This talk introduces the artwork of Denver-based Chicana artist Carlota d.R. EspinoZa and the concept of Chicana/o critical regionalism. EspinoZa’s artwork has been coloring the walls, windows, and corridors of the greater Denver area for several decades, though little is known of the artist’s work outside of her home state. In addition to presenting several of EspinoZa’s murals and posters, the talk will also familiarize the audience with Chicana/o art and the borderlands through four key, overlapping terms: gender, geography, space, and place. These terms inform Chicana/o cultural studies and critical studies of regionalism, and EspinoZa’s work is relevant to both, but her work has received very little attention in either circle. The idea of Aztlán as the Chicano homeland came into being at the first Chicano Youth Conference in Denver in 1969, a context that undoubtedly shaped EspinoZa’s visual vocabulary, but her work also falls somewhere between the socio-political and ideological vision of Chicana/o art and the deeply-rooted sense of people and place that characterizes earlier forms of southwestern regionalism. EspinoZa moved through the various stages of Chicana/o art, and she continues to work as an active artist in the Denver area, producing work that matters to the discussion of regionalism and place in our current state of local and global emergency. The talk highlights its four key terms through a cross-section of EspinoZa’s work to show the emergence of Chicana/o critical regionalism as an aesthetic practice and a critical tool.

Katrina Powell, Virginia Tech
“Tent Cities and Rhetorical Constructions of Home: The Emergence of Corporate Stakes in Refugee Places”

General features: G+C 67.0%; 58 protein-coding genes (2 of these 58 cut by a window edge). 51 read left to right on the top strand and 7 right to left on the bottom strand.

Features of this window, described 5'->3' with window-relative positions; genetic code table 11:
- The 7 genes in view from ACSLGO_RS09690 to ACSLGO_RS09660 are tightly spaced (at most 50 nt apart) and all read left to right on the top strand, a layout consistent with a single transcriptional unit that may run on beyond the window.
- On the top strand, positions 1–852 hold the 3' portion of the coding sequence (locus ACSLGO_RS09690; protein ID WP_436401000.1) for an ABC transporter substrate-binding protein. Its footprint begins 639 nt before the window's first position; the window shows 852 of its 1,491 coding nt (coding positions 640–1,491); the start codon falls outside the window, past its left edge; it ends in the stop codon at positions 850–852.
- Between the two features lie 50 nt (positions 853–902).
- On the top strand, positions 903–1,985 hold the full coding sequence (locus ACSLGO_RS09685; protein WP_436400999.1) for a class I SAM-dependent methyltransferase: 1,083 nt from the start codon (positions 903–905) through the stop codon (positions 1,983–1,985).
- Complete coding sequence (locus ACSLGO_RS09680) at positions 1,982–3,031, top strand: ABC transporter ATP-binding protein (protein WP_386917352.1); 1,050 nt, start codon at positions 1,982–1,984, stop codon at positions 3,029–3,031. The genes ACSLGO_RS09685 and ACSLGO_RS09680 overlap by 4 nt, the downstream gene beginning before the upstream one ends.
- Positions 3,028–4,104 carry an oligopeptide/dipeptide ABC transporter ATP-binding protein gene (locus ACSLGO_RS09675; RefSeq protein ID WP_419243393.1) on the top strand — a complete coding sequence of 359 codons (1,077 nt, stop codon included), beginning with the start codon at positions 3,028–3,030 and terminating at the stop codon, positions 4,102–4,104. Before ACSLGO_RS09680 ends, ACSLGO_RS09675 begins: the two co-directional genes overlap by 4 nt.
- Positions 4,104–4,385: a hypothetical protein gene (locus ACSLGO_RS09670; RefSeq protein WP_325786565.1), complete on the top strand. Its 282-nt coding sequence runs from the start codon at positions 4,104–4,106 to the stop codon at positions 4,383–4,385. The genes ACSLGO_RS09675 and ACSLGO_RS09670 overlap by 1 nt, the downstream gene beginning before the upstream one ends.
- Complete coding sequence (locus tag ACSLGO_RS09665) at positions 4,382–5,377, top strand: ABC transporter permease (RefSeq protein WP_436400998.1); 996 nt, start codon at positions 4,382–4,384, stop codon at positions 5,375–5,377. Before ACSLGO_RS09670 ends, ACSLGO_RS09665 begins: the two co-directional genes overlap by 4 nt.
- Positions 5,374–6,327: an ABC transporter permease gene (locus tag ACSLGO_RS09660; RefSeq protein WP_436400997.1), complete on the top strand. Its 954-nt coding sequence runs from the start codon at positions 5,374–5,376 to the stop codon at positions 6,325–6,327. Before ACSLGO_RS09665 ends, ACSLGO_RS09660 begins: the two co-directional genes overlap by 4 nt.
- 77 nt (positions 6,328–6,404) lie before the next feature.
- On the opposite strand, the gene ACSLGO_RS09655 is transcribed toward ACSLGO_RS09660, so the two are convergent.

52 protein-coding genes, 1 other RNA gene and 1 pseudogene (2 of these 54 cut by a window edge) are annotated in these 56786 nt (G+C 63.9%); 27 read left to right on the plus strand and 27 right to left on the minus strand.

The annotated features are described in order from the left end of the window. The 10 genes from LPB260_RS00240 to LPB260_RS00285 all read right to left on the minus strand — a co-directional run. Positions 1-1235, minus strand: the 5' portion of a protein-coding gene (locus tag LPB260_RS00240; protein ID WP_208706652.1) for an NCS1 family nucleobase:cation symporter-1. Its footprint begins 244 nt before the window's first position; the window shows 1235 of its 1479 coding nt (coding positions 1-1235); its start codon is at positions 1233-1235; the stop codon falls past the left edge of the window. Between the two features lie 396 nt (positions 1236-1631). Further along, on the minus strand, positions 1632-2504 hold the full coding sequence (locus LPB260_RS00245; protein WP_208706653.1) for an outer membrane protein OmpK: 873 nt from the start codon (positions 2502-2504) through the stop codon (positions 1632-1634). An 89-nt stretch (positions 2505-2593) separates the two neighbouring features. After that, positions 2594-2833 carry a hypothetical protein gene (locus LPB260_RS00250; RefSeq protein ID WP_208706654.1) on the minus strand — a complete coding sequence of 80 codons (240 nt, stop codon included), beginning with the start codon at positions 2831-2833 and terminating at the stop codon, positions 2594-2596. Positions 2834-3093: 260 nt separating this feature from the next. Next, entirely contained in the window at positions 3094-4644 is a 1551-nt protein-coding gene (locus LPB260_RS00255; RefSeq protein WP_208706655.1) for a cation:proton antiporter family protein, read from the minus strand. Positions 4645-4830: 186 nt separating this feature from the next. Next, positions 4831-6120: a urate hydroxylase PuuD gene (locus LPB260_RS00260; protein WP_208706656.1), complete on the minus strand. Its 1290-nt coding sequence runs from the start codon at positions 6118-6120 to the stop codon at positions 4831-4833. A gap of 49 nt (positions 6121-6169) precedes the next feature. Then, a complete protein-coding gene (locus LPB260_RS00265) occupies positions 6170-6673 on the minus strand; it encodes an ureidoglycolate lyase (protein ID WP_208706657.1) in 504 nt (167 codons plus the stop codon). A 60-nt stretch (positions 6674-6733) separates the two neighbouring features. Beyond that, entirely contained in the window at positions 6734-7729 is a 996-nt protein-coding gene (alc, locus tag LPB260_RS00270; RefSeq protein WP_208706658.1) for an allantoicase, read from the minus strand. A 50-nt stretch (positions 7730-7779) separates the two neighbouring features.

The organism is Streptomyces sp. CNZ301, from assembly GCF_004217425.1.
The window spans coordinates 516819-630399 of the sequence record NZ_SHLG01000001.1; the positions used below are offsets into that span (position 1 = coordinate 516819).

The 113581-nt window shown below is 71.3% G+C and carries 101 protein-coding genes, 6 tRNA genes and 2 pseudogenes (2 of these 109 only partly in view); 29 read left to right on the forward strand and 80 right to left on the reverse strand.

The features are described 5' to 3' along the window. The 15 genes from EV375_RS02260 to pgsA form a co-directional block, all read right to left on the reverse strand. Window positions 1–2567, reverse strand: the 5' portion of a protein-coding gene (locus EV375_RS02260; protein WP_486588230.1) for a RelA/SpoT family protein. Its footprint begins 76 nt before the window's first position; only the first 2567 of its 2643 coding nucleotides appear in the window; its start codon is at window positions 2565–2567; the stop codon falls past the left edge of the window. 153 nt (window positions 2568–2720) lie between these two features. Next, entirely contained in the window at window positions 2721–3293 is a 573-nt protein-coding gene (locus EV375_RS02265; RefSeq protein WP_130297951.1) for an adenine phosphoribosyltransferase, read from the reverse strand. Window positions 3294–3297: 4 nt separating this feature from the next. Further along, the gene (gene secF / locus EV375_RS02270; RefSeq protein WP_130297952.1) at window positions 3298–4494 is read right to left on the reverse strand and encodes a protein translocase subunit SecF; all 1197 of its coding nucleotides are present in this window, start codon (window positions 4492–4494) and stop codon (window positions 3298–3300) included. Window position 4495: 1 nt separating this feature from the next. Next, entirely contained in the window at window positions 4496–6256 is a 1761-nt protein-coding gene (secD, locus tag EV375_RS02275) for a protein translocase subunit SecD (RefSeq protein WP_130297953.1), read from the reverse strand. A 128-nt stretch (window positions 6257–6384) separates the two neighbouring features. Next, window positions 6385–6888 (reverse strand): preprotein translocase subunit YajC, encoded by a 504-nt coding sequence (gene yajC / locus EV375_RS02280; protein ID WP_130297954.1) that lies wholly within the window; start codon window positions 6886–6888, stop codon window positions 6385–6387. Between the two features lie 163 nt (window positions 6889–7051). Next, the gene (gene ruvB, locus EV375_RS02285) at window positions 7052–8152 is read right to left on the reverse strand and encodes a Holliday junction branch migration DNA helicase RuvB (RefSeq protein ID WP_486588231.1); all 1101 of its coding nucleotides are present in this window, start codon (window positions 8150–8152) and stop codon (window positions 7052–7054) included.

The metaphor of “warehousing” has been broadly discussed in a variety of fields as a way to understand the implications of placing persons seeking refuge (PSR) in long-term yet impermanent camps or resettlements. In her article, “Warehousing Refugees: A Denial of Rights, a Waste of Humanity,” Merrill Smith says that warehousing keeps people “in protracted situations of restricted mobility, enforced idleness, and dependency–their lives on indefinite hold–in violation of their basic rights under the 1951 UN Refugee Convention.” The current state of refugee housing, and the neoliberal response to this “crisis” by building rows and rows of tents or semi-permanent structure highlights the ways that place, and movements from place to place, is at work in what counts as a home. In this paper, I examine rhetorical constructions of home, specifically within the recent surge of semi-permanent “housing” structures constructed by large corporations and marketed to donors. Using the lens of critical regionalism by examining home interiors in specific places together with the wide-view lens of rows of tents in the refugee camp, I suggest that these literal and figurative constructions, while claiming to be “durable solutions,” are actually a continuance of warehousing PSR. As such, they become the visible emergences of places that have no “place” and subsequently become ways to control, manage, and efficiently “deal with” the millions of people displaced due to natural disaster, civil unrest, and government-sponsored development. Combining critical regionalism with transnational feminist rhetorical approaches, I analyze visual and linguistic representations of home to reveal that the so-called “security” of these in between spaces serve to further marginalize vulnerable populations and mask their precarity.”